County Seat: Jourdanton * County Population: 42,696
The only Mission Revival courthouse in the Lone Star State was designed by Henry T. Phelps and completed in 1912 in Atascosa County. The building boasts towers, Spanish-styled roofs, and balconies and resembles some of the homes of great South Texas ranchers. The courthouse was rededicated in June 2003 following complete interior and exterior restoration.
Atascosa County was created from the Bexar District in 1856. The first county capitol, Navatasco, was named for Navarro and nearby Atascosa Creek. However, frequent Indian raids forced a move, and Pleasanton became the new county seat.
In 1910, county government was moved yet again, this time to Jourdanton, named for a local land promoter. In her book, “The Texas Courthouse Revisited,” June Rayfield Welch described the new – and final – county seat as follows: “A three-day lot sale and barbecue, combined with low-fare railroad excursion rates, attracted enough buyers to yield a population of 900. The promoters paid $50,000 to the Artesian Belt Railroad to come there.”
The county’s status as the Birthplace of the Cowboy is epitomized by the bronze statue displayed in front of city hall. Atascosa County celebrated the life of the cowboy every August during the annual Cowboy Homecoming in Pleasanton, launched in 1966. The festival includes cook-offs, fiddler contests, and carnivals that pay tribute to the cattle industry.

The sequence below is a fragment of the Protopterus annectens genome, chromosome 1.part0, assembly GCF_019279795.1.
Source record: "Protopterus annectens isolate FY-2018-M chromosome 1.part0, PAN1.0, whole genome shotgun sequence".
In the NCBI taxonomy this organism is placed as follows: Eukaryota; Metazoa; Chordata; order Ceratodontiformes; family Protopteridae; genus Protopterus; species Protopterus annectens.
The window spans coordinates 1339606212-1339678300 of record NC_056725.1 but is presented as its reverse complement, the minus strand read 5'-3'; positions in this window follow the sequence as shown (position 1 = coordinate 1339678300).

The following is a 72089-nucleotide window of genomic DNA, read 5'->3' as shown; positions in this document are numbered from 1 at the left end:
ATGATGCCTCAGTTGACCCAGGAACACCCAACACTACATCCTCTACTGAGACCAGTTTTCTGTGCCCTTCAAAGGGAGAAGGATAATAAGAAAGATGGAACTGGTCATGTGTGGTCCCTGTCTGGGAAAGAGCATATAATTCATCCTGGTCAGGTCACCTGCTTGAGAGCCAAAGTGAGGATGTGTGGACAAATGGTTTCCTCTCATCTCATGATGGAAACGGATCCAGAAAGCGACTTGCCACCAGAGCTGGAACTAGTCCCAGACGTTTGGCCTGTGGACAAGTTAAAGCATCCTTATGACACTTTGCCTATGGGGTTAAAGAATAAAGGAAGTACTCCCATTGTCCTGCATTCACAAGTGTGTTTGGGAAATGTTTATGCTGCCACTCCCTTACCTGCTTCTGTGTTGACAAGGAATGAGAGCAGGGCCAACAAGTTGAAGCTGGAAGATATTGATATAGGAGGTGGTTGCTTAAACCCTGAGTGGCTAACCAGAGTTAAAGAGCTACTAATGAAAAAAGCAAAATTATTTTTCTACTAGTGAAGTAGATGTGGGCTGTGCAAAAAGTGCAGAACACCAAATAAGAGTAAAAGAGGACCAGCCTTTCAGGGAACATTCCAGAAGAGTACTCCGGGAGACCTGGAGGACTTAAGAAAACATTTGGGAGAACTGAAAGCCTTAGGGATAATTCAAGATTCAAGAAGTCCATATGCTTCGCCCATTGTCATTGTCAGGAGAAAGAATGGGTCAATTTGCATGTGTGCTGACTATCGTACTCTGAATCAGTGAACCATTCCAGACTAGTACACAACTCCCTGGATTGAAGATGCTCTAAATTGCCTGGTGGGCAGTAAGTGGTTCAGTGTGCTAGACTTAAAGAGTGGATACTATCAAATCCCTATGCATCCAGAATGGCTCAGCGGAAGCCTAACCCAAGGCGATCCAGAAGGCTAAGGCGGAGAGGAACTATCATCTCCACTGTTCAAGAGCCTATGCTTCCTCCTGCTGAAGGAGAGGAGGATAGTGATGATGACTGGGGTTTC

Those interested in the history of the cowboy should take in the Longhorn Museum, which documents the development of the American cowboy in the area from the 1500s up to the present day. The museum offers Indian and pioneer artifacts, farm and ranch implements, and exhibits centered on Texas Longhorns, wild mustangs, and coal and oil fields.
The Cowboy Homeing is only one of several annual celebrations. The Poteet Strawberry Festival is one of the oldest events in the state and is recognized as the largest agricultural festival in Texas. The 100-acre site, located on Hwy. 16, 20 minutes south of San Antonio includes 14 ares of continuous, family entertainments featuring concerts with nationally known country western and Tejano stars, dancers, gunslingers, clowns, puppets, regional bands, various contest, and rodeo performances.
The third weekend in May finds residents and visitors alike taking part in Jourdanton Days Kactus Kick. Formerly known as Dairy Days, thanks to a history of thriving dairy farms, the Kactus Kick includes a chili-cook off, parade, trail ride, and an arts and crafts fair. The community demonstrates its silly side with the No Talent Show on Friday night, and the Anything Goes Contest Saturday afternoon.
Finally, visitors are regularly drawn to Atascosa County during hunting season in search of some of the largest white-tailed deer in the Lone Star State, along with dove and quail.